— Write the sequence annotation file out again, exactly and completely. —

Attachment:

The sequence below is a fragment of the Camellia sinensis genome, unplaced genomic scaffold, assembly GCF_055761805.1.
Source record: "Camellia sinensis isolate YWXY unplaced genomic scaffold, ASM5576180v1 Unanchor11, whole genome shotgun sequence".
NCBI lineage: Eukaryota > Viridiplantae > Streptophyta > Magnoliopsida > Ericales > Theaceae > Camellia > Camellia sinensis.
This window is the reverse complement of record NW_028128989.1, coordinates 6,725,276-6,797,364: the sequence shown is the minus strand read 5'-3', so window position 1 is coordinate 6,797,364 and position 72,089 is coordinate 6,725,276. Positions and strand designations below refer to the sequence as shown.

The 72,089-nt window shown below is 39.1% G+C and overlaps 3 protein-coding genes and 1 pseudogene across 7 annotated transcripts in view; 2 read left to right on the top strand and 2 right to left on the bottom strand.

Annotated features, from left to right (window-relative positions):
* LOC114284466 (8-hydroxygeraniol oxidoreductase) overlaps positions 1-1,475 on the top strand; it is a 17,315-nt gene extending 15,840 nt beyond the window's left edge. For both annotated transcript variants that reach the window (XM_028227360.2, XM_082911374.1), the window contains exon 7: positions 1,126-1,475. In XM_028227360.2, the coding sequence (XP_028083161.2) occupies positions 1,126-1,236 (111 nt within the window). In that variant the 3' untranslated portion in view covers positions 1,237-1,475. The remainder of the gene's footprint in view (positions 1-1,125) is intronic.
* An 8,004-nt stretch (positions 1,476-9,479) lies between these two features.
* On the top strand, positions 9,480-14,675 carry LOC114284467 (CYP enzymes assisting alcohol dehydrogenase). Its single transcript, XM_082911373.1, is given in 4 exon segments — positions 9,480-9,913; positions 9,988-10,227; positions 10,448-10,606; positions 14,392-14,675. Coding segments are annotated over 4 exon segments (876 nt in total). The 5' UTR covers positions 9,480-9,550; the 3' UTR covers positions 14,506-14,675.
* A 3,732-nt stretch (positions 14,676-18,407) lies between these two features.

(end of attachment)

The sequence below is a fragment of the Camellia sinensis genome, unplaced genomic scaffold, assembly GCF_055761805.1.
Source record: "Camellia sinensis isolate YWXY unplaced genomic scaffold, ASM5576180v1 Unanchor11, whole genome shotgun sequence".
NCBI lineage: Eukaryota > Viridiplantae > Streptophyta > Magnoliopsida > Ericales > Theaceae > Camellia > Camellia sinensis.
This window is the reverse complement of record NW_028128989.1, coordinates 6,725,276-6,797,364: the sequence shown is the minus strand read 5'-3', so window position 1 is coordinate 6,797,364 and position 72,089 is coordinate 6,725,276. Positions and strand designations below refer to the sequence as shown.

The 72,089-nt window shown below is 39.1% G+C and overlaps 3 protein-coding genes and 1 pseudogene across 7 annotated transcripts in view; 2 read left to right on the top strand and 2 right to left on the bottom strand.

Annotated features, from left to right (window-relative positions):
* LOC114284466 (8-hydroxygeraniol oxidoreductase) overlaps positions 1-1,475 on the top strand; it is a 17,315-nt gene extending 15,840 nt beyond the window's left edge. For both annotated transcript variants that reach the window (XM_028227360.2, XM_082911374.1), the window contains exon 7: positions 1,126-1,475. In XM_028227360.2, the coding sequence (XP_028083161.2) occupies positions 1,126-1,236 (111 nt within the window). In that variant the 3' untranslated portion in view covers positions 1,237-1,475. The remainder of the gene's footprint in view (positions 1-1,125) is intronic.
* An 8,004-nt stretch (positions 1,476-9,479) lies between these two features.
* On the top strand, positions 9,480-14,675 carry LOC114284467 (CYP enzymes assisting alcohol dehydrogenase). Its single transcript, XM_082911373.1, is given in 4 exon segments — positions 9,480-9,913; positions 9,988-10,227; positions 10,448-10,606; positions 14,392-14,675. Coding segments are annotated over 4 exon segments (876 nt in total). The 5' UTR covers positions 9,480-9,550; the 3' UTR covers positions 14,506-14,675.
* A 3,732-nt stretch (positions 14,676-18,407) lies between these two features.